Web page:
Written by Robert Hoglund and Erik Pihl, this article was originally published in Swedish in the national newspaper Svenska Dagbladet.
The UN’s new development goals that will replace the millennium goals were put into place last Friday by the UN member states. The goals will be guiding the whole world’s development work for the next 15 years, so they’re extremely important. Overall, reading the new goals is a very encouraging experience. They aim to terminate poverty and hunger, to tackle climate change, to give everyone the right to healthcare and education, to achieve gender equality, make consumption sustainable and protect ecosystems. But among all these fantastic goals there is one that threatens the fulfilment of several of the other goals.
Goal number 8 stipulates that all the world’s countries shall have a strong GDP per capita growth. It is somewhat understandable since many poor countries still need economic development. But the goal risks creating the wrong effect and counteracting several of the other goals. In the text it says that the growth should be sustainable and inclusive, but that is already demanded by the other goals. Growth that is at best a means to reach certain welfare goals is redundant as a development goal in itself.
Increased GDP is normally connected to increased wealth, welfare and employment. That connection however is not a law of nature. So called jobless growth is seen in many countries and growth often fails to increase the standard of living for the poor and instead benefits the already rich. In the rich countries, there is no reason to prioritize increased GDP per capita. Poor countries can benefit from growth but not even for them should it be seen as a goal, but as one of several means that can improve poor people’s living conditions. As we know there are also other such means like redistribution of wealth, something that is not highlighted in the new development goals.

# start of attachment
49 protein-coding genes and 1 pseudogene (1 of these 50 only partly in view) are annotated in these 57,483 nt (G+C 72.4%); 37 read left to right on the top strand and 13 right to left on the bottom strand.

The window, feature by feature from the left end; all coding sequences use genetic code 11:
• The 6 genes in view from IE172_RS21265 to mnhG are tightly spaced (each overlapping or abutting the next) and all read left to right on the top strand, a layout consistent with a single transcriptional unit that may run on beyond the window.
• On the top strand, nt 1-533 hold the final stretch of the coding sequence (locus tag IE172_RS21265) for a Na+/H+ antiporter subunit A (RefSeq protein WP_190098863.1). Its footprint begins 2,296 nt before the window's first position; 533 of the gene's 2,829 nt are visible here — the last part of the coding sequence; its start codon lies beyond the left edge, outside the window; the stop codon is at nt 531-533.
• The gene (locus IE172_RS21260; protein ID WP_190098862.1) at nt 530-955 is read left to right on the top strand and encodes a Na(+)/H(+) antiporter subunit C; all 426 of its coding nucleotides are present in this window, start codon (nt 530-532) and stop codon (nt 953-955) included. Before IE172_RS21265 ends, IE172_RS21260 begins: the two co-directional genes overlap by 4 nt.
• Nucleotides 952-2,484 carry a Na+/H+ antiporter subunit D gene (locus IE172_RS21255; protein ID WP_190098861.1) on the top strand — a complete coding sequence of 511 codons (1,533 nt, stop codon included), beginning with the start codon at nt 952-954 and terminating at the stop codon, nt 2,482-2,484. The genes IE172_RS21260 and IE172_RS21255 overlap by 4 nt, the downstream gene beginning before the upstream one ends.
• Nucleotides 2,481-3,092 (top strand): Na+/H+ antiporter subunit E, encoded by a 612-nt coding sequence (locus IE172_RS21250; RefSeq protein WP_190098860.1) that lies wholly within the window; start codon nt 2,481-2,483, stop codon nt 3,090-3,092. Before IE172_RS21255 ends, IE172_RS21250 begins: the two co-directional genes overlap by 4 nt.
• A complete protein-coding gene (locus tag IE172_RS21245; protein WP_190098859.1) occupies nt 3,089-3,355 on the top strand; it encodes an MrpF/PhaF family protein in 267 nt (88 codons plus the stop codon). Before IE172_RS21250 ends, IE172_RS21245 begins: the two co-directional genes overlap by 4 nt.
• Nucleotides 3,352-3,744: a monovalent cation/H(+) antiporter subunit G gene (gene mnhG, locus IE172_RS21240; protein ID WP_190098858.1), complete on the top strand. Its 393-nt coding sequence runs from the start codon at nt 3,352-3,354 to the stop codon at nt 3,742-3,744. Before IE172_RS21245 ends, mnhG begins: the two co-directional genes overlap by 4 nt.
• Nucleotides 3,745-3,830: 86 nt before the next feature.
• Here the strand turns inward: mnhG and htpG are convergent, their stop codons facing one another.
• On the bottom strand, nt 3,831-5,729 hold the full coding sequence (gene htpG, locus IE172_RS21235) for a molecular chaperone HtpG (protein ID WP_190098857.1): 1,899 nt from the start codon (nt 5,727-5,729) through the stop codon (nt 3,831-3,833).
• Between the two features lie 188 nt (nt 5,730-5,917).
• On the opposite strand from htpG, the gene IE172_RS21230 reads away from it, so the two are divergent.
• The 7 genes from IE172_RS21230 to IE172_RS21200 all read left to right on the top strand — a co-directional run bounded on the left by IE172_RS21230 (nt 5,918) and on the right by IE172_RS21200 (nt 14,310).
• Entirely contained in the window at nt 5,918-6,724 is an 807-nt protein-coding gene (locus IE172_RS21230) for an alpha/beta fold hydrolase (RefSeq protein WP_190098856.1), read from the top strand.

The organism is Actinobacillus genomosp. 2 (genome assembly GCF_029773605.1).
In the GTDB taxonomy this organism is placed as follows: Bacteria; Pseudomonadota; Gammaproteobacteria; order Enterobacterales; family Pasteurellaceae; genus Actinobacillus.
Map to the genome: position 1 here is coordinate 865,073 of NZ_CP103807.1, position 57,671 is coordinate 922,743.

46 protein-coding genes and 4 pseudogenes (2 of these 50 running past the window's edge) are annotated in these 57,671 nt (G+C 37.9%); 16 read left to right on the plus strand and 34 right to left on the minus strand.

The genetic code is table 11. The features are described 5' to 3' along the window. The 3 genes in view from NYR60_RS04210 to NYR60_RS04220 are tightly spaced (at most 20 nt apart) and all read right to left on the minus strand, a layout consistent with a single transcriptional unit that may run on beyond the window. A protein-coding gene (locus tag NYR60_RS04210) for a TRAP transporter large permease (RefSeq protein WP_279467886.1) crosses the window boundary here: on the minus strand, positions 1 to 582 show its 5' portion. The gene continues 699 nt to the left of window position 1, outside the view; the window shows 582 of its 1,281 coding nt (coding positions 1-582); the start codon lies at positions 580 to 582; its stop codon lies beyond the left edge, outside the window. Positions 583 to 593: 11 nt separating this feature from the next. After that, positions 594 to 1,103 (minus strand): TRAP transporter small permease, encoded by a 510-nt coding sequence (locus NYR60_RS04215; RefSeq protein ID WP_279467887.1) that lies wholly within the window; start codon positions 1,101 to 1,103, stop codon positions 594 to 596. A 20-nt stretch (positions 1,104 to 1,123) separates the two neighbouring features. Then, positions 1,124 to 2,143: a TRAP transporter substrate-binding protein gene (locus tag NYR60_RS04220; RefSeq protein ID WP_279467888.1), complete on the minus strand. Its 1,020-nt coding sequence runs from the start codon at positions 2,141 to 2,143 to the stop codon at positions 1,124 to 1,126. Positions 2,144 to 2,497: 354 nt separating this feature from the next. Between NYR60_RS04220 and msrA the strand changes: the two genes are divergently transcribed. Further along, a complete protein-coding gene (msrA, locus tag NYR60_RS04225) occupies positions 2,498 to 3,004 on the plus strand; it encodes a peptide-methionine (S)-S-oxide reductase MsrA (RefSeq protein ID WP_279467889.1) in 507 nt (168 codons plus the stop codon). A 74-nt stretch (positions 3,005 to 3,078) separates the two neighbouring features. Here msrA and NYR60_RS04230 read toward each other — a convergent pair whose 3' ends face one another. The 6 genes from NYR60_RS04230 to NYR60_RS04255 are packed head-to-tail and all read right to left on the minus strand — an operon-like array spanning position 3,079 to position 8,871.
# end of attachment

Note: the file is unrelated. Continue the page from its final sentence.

The biggest problem with making growth a goal is that it risks conflicting with other much more important goals. GDP-growth is historically and globally very closely connected to increased emissions of greenhouse gases, environmental destruction and increased usage of natural resources. To make growth sustainable the emissions and negative effects of growth must decrease fast at the same time as GDP rises. That has never happened before. Preliminary estimates said that emissions laid flat in 2014 as the world economy grew but unfortunately that turned out not to be true. Emissions and the use of fossil fuels continued to increase last year. It is technically possible to turn this development around, at least when it comes to greenhouse gas emissions and GDP, but it’s very uncertain whether it is possible in practice.
The point that is being suggested, that a nation has failed to reach the development goals unless they increase their GDP per capita, builds on a conviction that growth must be able to combine with a sustainable future. Even though measures for creating long-term welfare and a healthy economy, like increased protection of nature and reduced emissions might just as well slow down growth. At many occasions the goals will collide. Nations then will have to choose which goal to prioritize. It is a safe guess that many will continue to prioritize growth, just as they have been doing for the last couple of hundred years.
Making means into goals and demanding increased growth in all the world’s nations is counter-productive. The fixation with increasing GDP has no place among the important development goals that are supposed to safeguard an equal and sustainable future. Now these goals are what we have. Therefore hope lies with decision-makers making the right choices and choosing to prioritize social and ecological sustainability when conflicts of interest arise.
Robert Hoglund: Coordinator for the Swedish idea network Steg 3 (Step three).
Erik Pihl: Doctor of Technology, Energy and Environment, member of Steg 3.
Steg 3 is a network that gathers Swedish politicians, scientists, journalists, authors and others that want to problematize society’s current view on economic growth.
Image: Graphic made by Tegan Tallullah / Post Growth Institute. Background image has Creative Commons licensing, photographer unknown.